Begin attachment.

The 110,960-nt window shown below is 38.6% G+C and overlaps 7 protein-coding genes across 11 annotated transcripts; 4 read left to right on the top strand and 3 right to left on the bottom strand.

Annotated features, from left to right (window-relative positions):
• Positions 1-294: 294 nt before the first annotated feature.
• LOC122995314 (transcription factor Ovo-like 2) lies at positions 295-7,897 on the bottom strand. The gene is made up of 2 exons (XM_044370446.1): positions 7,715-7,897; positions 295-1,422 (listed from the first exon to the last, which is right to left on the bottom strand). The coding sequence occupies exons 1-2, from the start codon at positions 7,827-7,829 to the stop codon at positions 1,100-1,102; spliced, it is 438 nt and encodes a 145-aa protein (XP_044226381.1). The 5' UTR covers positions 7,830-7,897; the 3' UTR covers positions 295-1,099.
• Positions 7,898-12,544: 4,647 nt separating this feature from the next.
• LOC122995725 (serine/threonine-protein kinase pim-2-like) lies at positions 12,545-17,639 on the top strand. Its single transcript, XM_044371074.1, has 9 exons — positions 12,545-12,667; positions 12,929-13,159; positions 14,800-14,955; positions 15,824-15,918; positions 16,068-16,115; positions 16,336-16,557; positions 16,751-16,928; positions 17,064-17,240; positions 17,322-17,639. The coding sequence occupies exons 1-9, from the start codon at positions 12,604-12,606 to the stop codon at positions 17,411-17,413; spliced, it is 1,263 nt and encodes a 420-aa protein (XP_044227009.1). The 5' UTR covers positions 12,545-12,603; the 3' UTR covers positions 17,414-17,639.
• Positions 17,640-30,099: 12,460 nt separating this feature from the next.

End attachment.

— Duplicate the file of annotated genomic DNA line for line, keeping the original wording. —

The 110,960-nt window shown below is 38.6% G+C and overlaps 7 protein-coding genes across 11 annotated transcripts; 4 read left to right on the top strand and 3 right to left on the bottom strand.

Annotated features, from left to right (window-relative positions):
• Positions 1-294: 294 nt before the first annotated feature.
• LOC122995314 (transcription factor Ovo-like 2) lies at positions 295-7,897 on the bottom strand. The gene is made up of 2 exons (XM_044370446.1): positions 7,715-7,897; positions 295-1,422 (listed from the first exon to the last, which is right to left on the bottom strand). The coding sequence occupies exons 1-2, from the start codon at positions 7,827-7,829 to the stop codon at positions 1,100-1,102; spliced, it is 438 nt and encodes a 145-aa protein (XP_044226381.1). The 5' UTR covers positions 7,830-7,897; the 3' UTR covers positions 295-1,099.
• Positions 7,898-12,544: 4,647 nt separating this feature from the next.
• LOC122995725 (serine/threonine-protein kinase pim-2-like) lies at positions 12,545-17,639 on the top strand. Its single transcript, XM_044371074.1, has 9 exons — positions 12,545-12,667; positions 12,929-13,159; positions 14,800-14,955; positions 15,824-15,918; positions 16,068-16,115; positions 16,336-16,557; positions 16,751-16,928; positions 17,064-17,240; positions 17,322-17,639. The coding sequence occupies exons 1-9, from the start codon at positions 12,604-12,606 to the stop codon at positions 17,411-17,413; spliced, it is 1,263 nt and encodes a 420-aa protein (XP_044227009.1). The 5' UTR covers positions 12,545-12,603; the 3' UTR covers positions 17,414-17,639.
• Positions 17,640-30,099: 12,460 nt separating this feature from the next.